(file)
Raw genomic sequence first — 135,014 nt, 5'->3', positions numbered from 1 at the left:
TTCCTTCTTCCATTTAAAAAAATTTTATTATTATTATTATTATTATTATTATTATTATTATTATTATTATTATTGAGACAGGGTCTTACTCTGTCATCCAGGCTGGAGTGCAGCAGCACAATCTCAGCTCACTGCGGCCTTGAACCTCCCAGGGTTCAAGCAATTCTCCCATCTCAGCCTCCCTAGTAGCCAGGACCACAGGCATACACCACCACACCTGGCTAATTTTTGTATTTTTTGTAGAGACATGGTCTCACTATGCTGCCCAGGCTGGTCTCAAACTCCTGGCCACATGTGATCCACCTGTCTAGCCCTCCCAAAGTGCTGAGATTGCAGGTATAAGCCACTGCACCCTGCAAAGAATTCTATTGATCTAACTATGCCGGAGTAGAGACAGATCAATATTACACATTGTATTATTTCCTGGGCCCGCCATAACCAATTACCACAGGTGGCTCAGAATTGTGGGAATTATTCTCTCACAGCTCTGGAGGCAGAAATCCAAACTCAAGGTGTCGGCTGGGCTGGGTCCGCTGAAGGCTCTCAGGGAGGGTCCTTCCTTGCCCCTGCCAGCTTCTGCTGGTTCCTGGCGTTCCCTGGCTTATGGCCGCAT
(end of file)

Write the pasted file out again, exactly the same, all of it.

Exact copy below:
Raw genomic sequence first — 135,014 nt, 5'->3', positions numbered from 1 at the left:
TTCCTTCTTCCATTTAAAAAAATTTTATTATTATTATTATTATTATTATTATTATTATTATTATTATTATTATTGAGACAGGGTCTTACTCTGTCATCCAGGCTGGAGTGCAGCAGCACAATCTCAGCTCACTGCGGCCTTGAACCTCCCAGGGTTCAAGCAATTCTCCCATCTCAGCCTCCCTAGTAGCCAGGACCACAGGCATACACCACCACACCTGGCTAATTTTTGTATTTTTTGTAGAGACATGGTCTCACTATGCTGCCCAGGCTGGTCTCAAACTCCTGGCCACATGTGATCCACCTGTCTAGCCCTCCCAAAGTGCTGAGATTGCAGGTATAAGCCACTGCACCCTGCAAAGAATTCTATTGATCTAACTATGCCGGAGTAGAGACAGATCAATATTACACATTGTATTATTTCCTGGGCCCGCCATAACCAATTACCACAGGTGGCTCAGAATTGTGGGAATTATTCTCTCACAGCTCTGGAGGCAGAAATCCAAACTCAAGGTGTCGGCTGGGCTGGGTCCGCTGAAGGCTCTCAGGGAGGGTCCTTCCTTGCCCCTGCCAGCTTCTGCTGGTTCCTGGCGTTCCCTGGCTTATGGCCGCAT